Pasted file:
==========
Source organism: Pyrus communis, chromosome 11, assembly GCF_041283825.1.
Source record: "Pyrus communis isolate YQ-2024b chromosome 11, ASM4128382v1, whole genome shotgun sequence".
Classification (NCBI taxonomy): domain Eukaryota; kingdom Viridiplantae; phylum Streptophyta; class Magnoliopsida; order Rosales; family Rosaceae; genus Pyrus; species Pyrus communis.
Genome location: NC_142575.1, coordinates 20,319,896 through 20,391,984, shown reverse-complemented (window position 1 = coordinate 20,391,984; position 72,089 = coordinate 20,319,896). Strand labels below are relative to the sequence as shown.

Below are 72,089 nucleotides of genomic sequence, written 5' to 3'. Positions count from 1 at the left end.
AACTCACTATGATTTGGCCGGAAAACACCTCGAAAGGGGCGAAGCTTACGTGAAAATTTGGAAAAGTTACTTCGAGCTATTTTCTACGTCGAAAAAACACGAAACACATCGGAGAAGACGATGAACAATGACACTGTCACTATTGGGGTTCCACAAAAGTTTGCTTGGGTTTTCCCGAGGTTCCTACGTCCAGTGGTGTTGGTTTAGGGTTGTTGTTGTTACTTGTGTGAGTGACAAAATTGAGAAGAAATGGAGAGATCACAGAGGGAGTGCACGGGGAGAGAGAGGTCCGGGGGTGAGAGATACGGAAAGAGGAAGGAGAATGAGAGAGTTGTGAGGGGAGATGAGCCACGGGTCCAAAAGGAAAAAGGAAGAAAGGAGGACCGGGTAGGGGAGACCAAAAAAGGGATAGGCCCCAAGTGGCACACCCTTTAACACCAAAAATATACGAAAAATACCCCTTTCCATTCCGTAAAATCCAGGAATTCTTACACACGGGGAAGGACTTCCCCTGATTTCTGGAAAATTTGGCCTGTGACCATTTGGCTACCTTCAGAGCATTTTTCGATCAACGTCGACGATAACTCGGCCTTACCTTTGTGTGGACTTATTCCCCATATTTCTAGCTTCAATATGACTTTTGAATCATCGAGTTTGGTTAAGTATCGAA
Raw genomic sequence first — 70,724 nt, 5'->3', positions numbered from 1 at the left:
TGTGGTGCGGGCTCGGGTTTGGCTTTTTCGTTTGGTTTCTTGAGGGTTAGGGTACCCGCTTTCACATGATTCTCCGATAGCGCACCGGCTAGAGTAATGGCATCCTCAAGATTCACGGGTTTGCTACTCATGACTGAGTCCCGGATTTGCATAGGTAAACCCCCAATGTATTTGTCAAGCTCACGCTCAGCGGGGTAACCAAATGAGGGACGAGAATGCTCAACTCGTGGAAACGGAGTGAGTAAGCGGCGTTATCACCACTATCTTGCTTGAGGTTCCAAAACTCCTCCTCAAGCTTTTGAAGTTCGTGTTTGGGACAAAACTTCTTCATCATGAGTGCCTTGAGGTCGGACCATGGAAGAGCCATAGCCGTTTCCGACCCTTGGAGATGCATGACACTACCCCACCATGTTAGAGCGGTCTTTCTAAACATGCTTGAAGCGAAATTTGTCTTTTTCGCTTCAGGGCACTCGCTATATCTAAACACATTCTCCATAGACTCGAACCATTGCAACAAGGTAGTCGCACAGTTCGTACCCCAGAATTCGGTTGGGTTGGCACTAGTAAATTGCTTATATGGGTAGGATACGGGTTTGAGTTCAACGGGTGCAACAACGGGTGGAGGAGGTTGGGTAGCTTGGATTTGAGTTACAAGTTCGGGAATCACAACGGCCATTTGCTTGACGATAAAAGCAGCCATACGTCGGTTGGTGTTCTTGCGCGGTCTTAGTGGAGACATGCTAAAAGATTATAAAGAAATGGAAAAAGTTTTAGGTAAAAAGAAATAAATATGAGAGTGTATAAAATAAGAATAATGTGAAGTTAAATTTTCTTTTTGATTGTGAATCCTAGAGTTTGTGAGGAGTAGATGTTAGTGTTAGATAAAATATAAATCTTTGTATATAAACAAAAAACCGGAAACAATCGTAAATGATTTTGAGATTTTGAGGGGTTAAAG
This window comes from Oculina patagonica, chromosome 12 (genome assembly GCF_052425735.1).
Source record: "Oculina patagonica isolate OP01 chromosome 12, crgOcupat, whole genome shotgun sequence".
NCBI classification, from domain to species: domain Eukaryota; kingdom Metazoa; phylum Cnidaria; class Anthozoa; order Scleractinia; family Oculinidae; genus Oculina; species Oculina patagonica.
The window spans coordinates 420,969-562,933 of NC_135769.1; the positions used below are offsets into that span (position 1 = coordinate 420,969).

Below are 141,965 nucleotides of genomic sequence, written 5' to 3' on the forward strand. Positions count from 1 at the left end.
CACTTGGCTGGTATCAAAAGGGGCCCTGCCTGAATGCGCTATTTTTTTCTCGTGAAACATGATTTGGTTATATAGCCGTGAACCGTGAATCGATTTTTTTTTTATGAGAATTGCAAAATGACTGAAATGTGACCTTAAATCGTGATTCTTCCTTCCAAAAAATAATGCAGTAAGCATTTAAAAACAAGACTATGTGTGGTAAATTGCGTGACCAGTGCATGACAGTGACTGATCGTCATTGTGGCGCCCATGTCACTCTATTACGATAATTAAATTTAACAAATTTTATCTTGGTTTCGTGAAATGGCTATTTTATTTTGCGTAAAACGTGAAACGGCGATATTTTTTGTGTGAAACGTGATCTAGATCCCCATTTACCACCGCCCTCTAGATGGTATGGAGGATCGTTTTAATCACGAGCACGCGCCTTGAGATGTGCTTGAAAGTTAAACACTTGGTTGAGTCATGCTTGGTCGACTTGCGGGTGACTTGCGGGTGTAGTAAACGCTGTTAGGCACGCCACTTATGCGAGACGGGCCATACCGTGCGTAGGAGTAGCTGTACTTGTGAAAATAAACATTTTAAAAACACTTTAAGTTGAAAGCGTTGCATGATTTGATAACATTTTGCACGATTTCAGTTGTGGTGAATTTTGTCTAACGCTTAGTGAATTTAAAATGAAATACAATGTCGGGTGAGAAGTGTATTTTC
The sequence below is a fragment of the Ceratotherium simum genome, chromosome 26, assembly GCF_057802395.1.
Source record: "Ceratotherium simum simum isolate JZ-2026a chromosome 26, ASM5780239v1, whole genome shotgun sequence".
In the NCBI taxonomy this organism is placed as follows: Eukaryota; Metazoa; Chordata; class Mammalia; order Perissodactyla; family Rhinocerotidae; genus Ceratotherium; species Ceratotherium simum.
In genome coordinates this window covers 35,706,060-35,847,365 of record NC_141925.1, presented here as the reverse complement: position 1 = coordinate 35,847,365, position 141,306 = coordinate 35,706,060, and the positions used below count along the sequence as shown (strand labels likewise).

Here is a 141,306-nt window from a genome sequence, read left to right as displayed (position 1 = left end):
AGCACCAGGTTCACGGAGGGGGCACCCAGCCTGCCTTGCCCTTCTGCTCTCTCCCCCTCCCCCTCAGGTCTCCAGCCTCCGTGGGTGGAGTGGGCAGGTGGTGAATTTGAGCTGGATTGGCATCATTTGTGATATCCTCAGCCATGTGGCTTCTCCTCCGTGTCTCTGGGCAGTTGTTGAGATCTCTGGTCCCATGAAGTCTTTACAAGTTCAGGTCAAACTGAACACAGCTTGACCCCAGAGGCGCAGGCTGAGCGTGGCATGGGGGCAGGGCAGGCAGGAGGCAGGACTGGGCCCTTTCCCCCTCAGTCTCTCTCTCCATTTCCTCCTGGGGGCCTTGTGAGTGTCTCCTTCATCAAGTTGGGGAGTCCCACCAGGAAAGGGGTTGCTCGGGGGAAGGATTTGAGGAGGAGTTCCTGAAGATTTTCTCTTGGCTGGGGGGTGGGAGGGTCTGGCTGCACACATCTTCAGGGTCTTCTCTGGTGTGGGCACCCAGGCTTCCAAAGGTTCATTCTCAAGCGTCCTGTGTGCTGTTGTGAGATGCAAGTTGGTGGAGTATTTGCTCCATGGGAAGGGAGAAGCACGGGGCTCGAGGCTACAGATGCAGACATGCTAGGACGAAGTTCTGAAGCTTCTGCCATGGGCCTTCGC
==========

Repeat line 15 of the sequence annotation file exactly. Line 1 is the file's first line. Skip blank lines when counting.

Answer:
The sequence below is a fragment of the Ceratotherium simum genome, chromosome 26, assembly GCF_057802395.1.